Vicki Hill from Ohio was driving to work in her 2007 Jeep Liberty when she was rear-ended at a stop light. The fuel from her vehicle caught fire and firefighters were unable to rescue her from her Jeep because of the strength of the flames. Hill died due to injuries sustained in the incident.
Her death has renewed concerns that a federally-approved recall plan to prevent certain Jeep Liberty and Jeep Grand Cherokees’ fuel tanks from catching on fire in rear-end crashes did not go far enough.
In 2013, the National Highway Traffic Safety Administration found that fuel tanks that are mounted between the bumper and the rear suspension in certain Jeep models were at risk of leaks and igniting in rear-end crashes. As a result of this finding, Fiat Chrysler Automobiles voluntarily offered to install trailer hitches on over a million 1993-1998 Jeep Grand Cherokees and 2002-2007 Jeep Liberty vehicles to shield the fuel tank. Hill’s vehicle was among those that had a trailer hitch installed as a part of the recall.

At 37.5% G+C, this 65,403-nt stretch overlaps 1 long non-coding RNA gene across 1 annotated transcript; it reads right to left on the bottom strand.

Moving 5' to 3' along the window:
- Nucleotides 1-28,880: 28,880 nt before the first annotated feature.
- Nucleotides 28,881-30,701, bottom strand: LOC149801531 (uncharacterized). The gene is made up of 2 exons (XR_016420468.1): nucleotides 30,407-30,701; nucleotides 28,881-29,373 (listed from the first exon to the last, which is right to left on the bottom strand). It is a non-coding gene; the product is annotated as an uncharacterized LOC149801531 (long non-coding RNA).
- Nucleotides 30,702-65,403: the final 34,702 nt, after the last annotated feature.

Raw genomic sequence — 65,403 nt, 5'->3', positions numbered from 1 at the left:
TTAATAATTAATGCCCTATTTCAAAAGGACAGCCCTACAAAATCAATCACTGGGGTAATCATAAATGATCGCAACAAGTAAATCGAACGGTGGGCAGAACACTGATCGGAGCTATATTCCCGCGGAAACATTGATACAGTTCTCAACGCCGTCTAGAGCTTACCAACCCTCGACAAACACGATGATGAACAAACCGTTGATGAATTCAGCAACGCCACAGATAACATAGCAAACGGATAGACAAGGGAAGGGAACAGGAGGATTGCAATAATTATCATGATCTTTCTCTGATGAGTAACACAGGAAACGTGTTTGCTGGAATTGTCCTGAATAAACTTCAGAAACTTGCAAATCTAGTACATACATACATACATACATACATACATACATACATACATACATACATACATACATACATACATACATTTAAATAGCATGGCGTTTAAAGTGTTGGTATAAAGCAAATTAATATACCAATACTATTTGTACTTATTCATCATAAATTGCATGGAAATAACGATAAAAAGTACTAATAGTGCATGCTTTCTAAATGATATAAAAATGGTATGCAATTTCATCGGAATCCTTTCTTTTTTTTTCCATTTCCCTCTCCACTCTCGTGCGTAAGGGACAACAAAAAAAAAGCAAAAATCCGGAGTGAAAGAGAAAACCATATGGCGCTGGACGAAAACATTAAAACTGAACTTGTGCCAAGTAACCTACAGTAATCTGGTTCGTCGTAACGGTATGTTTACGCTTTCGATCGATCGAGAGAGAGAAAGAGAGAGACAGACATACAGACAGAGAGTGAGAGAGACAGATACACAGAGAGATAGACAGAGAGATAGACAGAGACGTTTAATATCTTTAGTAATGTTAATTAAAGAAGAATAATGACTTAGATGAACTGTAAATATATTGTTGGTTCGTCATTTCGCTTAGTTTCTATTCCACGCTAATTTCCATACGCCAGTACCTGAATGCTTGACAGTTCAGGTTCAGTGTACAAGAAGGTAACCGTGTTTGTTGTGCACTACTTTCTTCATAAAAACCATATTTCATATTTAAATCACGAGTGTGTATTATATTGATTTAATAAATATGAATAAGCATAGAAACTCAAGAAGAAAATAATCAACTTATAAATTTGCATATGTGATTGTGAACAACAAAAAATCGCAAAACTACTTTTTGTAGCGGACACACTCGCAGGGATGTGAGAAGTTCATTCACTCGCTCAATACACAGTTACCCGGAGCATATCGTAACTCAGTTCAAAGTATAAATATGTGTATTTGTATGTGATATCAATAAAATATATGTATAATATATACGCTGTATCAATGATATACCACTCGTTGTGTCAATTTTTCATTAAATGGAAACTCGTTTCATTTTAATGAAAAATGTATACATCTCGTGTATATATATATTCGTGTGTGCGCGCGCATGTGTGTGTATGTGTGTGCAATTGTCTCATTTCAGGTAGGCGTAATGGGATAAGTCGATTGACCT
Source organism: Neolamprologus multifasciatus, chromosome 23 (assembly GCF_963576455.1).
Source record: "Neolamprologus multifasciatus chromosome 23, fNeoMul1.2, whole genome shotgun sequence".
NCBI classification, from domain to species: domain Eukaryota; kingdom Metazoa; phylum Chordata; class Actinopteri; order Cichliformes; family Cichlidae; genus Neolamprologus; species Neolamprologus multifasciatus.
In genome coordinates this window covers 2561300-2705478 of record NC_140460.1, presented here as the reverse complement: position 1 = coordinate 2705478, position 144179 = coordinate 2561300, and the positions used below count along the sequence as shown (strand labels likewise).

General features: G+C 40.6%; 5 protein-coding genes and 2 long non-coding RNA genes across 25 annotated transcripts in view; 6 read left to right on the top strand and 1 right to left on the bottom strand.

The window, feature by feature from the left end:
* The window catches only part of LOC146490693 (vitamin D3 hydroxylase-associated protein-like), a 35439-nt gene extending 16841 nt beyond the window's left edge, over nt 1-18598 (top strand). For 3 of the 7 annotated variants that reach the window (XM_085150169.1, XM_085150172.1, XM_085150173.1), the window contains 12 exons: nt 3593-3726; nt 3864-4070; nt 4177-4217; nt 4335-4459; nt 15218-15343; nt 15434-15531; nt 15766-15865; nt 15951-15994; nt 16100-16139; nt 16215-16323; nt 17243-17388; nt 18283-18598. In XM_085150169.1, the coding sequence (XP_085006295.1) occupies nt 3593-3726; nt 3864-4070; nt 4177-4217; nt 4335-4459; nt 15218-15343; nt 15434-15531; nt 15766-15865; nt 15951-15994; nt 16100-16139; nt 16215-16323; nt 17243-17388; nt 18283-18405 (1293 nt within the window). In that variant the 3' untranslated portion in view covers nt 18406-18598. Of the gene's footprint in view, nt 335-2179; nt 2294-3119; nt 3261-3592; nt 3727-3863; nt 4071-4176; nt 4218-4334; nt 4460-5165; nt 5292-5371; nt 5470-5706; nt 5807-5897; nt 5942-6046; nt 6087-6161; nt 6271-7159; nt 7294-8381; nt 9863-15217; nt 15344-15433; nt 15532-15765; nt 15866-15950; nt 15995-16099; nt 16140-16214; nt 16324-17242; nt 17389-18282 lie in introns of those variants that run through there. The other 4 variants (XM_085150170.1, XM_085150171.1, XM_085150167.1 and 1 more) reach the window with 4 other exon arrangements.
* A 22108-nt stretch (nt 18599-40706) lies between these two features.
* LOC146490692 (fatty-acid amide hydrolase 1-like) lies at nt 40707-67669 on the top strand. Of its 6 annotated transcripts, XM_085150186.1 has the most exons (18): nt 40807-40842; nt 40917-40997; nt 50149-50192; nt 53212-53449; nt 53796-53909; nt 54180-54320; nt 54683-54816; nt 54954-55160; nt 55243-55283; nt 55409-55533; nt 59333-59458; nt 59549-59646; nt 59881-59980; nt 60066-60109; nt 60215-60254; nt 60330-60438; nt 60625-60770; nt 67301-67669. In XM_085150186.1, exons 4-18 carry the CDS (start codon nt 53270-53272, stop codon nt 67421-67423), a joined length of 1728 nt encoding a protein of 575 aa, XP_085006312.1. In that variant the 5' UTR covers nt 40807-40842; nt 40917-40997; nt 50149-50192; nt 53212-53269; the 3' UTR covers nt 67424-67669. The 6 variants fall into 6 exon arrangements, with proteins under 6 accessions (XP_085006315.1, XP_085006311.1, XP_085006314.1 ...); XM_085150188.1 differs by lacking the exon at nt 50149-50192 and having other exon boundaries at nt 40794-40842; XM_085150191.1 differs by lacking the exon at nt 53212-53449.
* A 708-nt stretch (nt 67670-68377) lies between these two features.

The recall in 2013 came after a series of fatal fires involving the Jeeps. The National Highway Traffic Safety Administration has linked more than 50 deaths to the Jeep recall.
Once Fiat Chrysler Automobiles recalled the Jeeps, the National Highway Traffic Safety Administration closed its investigation. Bloomberg News reported that the National Highway Traffic Safety Administration concluded the investigation in a memo finding that the trailer hitch provided “incremental safety benefits in certain low and moderate speed crash incidents,” but that the repair would not “necessarily be effective in the most severe crashes.”
Following the crash that claimed Hill’s life, Fiat Chrysler issued a statement that the 2007 Jeep Liberty “meets or exceeds all applicable federal safety standards.”